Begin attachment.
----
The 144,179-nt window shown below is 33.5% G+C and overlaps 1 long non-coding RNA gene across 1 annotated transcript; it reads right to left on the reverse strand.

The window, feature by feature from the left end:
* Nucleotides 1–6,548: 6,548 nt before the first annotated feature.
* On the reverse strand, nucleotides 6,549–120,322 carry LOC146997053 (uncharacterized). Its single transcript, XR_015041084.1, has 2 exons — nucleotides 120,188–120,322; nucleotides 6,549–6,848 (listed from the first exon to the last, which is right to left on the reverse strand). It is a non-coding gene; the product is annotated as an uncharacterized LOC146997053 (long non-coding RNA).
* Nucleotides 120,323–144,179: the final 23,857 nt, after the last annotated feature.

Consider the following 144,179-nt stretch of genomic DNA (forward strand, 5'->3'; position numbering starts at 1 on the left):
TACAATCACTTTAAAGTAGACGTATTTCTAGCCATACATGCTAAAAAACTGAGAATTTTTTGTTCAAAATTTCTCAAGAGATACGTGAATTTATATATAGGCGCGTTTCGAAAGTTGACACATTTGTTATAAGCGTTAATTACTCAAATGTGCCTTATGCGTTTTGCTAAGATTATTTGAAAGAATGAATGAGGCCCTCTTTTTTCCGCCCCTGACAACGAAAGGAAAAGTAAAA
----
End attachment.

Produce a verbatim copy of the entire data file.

The 144,179-nt window shown below is 33.5% G+C and overlaps 1 long non-coding RNA gene across 1 annotated transcript; it reads right to left on the reverse strand.

The window, feature by feature from the left end:
* Nucleotides 1–6,548: 6,548 nt before the first annotated feature.
* On the reverse strand, nucleotides 6,549–120,322 carry LOC146997053 (uncharacterized). Its single transcript, XR_015041084.1, has 2 exons — nucleotides 120,188–120,322; nucleotides 6,549–6,848 (listed from the first exon to the last, which is right to left on the reverse strand). It is a non-coding gene; the product is annotated as an uncharacterized LOC146997053 (long non-coding RNA).
* Nucleotides 120,323–144,179: the final 23,857 nt, after the last annotated feature.

Consider the following 144,179-nt stretch of genomic DNA (forward strand, 5'->3'; position numbering starts at 1 on the left):
TACAATCACTTTAAAGTAGACGTATTTCTAGCCATACATGCTAAAAAACTGAGAATTTTTTGTTCAAAATTTCTCAAGAGATACGTGAATTTATATATAGGCGCGTTTCGAAAGTTGACACATTTGTTATAAGCGTTAATTACTCAAATGTGCCTTATGCGTTTTGCTAAGATTATTTGAAAGAATGAATGAGGCCCTCTTTTTTCCGCCCCTGACAACGAAAGGAAAAGTAAAA